This One Girl's Story
nytheatre.com review by Martin Denton
May 29, 2010
Quick: name all the American musicals about lesbians. Especially lesbians of color.
No, I couldn't think of any either. Which is why This One Girl's Story—the final offering of Gayfest NYC 2010—qualifies as groundbreaking work. The story it has to tell—about a group of four young lesbian women from Newark, New Jersey who are looking for love and self-actualization, and what happens after one of them is killed as the result of a hate crime—is timely and too little heard on our stages.
The plot revolves around Patrice (the "one girl" of the title), a teenager who is just coming to terms with her sexuality at the time of the tragic murder of her older cousin, Cee Cee. Cee Cee is a friend and also a role model to Patrice: she has been in a long-term (though troubled) relationship with a woman, Dessa, and serves as a kind of mother hen to Patrice and another friend who is coming out, Lourdes. Apart from her jealous streak, Cee Cee is a warm, loving, life-affirming individual. The first long scene of the play takes place in her bedroom, where she entertains her friends as they get ready for a first-ever trip to Greenwich Village. The musical follows the girls on the train to New York and then to a club, where Cee Cee and Dessa have it out, Lourdes proclaims her freedom (and availability), and Patrice finds herself on the dance floor with a lovely older woman named Promise.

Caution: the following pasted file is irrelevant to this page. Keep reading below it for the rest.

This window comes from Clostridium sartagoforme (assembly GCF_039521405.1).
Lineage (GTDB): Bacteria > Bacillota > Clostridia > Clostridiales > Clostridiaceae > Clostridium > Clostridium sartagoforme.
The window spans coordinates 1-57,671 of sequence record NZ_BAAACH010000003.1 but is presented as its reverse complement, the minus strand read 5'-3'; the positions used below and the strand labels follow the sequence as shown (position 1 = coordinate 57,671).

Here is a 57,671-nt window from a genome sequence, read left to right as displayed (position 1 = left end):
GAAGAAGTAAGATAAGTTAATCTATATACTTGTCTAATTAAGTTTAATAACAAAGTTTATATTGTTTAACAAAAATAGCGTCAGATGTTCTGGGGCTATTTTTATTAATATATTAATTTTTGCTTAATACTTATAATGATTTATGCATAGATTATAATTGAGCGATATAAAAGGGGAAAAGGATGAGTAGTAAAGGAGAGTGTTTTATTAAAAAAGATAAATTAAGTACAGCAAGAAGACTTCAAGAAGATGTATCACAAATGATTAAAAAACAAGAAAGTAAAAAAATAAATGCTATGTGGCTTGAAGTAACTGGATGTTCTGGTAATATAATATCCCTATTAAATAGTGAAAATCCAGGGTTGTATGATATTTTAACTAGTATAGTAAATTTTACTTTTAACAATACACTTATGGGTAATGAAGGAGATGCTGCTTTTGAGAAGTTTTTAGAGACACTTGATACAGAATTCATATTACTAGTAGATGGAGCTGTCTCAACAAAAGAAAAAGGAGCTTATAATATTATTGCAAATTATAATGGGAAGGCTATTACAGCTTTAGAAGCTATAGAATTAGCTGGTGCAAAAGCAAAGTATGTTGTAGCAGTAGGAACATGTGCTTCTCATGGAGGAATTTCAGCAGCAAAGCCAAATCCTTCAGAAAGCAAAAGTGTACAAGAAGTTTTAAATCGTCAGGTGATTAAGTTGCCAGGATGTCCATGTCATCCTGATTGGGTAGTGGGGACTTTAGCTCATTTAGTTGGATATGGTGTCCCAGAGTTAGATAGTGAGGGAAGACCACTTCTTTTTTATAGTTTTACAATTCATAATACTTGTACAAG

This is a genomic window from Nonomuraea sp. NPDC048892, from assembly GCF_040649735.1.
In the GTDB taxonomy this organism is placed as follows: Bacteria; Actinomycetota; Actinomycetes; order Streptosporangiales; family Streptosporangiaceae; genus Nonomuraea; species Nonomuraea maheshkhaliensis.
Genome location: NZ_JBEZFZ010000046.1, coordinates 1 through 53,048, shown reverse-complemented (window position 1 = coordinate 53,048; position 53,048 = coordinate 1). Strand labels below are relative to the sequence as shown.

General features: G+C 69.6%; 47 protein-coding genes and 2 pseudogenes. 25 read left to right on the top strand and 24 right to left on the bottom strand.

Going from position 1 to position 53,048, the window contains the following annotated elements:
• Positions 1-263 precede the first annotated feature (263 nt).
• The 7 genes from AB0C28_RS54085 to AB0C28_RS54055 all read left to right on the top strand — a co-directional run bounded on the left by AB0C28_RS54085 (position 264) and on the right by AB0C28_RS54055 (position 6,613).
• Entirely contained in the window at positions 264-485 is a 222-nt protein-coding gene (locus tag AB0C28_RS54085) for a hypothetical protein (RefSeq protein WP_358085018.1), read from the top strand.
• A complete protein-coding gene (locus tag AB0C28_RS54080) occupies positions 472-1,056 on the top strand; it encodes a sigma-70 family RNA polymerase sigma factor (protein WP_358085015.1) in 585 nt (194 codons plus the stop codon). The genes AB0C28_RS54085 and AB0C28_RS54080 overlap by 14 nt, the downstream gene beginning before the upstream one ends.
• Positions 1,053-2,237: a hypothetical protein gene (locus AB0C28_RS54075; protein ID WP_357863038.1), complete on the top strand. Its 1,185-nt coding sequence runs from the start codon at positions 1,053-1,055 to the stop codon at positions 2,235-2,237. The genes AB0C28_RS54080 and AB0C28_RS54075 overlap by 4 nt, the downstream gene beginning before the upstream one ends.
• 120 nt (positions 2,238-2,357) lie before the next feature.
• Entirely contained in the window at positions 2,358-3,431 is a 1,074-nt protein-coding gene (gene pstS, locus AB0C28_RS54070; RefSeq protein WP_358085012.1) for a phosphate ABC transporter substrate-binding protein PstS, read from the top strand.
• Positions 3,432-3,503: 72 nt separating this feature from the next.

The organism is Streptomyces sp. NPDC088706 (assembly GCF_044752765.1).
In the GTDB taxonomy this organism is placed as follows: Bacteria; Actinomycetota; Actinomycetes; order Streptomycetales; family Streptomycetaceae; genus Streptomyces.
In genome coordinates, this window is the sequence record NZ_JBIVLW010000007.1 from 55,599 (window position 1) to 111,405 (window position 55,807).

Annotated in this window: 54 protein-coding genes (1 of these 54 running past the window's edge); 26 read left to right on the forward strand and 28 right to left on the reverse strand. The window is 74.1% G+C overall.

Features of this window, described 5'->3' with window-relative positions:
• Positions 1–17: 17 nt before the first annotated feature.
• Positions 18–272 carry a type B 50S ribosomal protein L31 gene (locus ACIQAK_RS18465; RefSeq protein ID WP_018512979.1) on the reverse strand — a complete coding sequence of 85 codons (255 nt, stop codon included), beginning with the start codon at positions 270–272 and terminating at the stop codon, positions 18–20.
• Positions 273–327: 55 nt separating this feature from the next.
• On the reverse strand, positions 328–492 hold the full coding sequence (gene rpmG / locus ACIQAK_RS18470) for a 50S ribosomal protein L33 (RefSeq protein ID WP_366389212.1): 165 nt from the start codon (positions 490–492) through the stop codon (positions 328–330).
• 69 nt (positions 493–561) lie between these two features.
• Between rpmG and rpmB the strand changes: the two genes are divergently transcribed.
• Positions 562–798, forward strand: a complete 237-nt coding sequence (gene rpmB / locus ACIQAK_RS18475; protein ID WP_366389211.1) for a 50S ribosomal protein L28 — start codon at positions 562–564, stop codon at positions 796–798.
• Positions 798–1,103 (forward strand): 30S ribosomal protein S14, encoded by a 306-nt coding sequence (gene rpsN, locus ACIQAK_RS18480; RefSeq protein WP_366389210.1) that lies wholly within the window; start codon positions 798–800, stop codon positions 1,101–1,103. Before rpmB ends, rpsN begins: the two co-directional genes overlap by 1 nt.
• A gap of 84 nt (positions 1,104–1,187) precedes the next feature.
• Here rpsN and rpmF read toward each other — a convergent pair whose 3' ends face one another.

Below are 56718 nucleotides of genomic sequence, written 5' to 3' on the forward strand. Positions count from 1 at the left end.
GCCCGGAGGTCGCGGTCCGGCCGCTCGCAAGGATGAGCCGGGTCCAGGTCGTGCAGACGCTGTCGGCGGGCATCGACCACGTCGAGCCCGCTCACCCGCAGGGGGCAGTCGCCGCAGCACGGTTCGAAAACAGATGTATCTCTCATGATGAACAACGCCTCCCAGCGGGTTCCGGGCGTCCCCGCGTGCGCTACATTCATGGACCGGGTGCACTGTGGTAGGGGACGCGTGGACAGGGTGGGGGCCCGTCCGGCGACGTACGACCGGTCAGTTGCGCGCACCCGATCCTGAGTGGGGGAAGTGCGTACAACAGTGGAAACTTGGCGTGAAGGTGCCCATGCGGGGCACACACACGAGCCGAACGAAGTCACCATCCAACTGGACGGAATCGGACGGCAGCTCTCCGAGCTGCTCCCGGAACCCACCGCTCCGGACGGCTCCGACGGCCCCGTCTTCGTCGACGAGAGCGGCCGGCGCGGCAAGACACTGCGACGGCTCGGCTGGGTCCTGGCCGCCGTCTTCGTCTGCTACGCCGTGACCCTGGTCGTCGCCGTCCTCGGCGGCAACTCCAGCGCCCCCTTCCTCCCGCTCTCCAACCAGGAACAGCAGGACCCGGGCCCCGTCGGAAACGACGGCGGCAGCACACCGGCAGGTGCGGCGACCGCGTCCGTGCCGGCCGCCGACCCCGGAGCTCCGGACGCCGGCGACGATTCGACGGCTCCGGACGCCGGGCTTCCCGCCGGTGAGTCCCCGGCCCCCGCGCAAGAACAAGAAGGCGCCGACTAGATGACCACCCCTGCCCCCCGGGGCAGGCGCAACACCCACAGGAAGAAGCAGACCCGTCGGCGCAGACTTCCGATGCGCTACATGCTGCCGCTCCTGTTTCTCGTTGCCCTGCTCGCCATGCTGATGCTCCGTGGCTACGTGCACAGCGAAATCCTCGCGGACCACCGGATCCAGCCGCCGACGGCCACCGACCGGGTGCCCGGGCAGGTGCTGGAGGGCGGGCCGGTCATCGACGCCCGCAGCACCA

The trip back to Newark ends tragically, however. This One Girl's Story ends in a courthouse where Patrice needs to make a decision as to whether she will testify against the man who murdered Cee Cee.
The story is told in dialogue (book by Bil Wright) and song (score by Dionne McClain-Freeney). Chasten Harmon (Patrice), Lacretta Nicole (Cee Cee), Zonya Love Johnson (Dessa), and Desiree Rodriguez (Lourdes) pour enormous energy and talent into their roles, especially during the musical numbers; they are ably supported by Charles E. Wallace and Tanesha Gary, who play the other roles in the piece. J Oconer Navarro musical directs a great-sounding orchestra, hidden offstage. Production values, appropriate to the festival environment, are minimal; Devanand Janki is at the helm.
I was surprised and sometimes disappointed by some of the choices made by the creative team. Most fundamentally, I couldn't help wondering why Patrice's testimony was deemed to be so crucial; I kept thinking that Cee Cee's mother (who appears in the courthouse scenes) and Dessa had more claim on this particular story than Patrice might, since the authors don't really show us in a clear way how Patrice has been affected by the loss of her friend, apart from being unwilling to talk about her.
I also wondered why the musical vocabulary of these young women felt so old-fashioned; I'm no expert, but it felt like all of the songs in the score could have been written in 1971. Where is the hip-hop and other contemporary sounds that I would have expected in the mouths and minds of young urban women in their late teens/early 20s?
That said, it is indeed gratifying that a story such as this is being told in the theatre. If the show undergoes further development (as the festival producers assured us it would) then This One Girl's Story could well be something worth discovering in the future.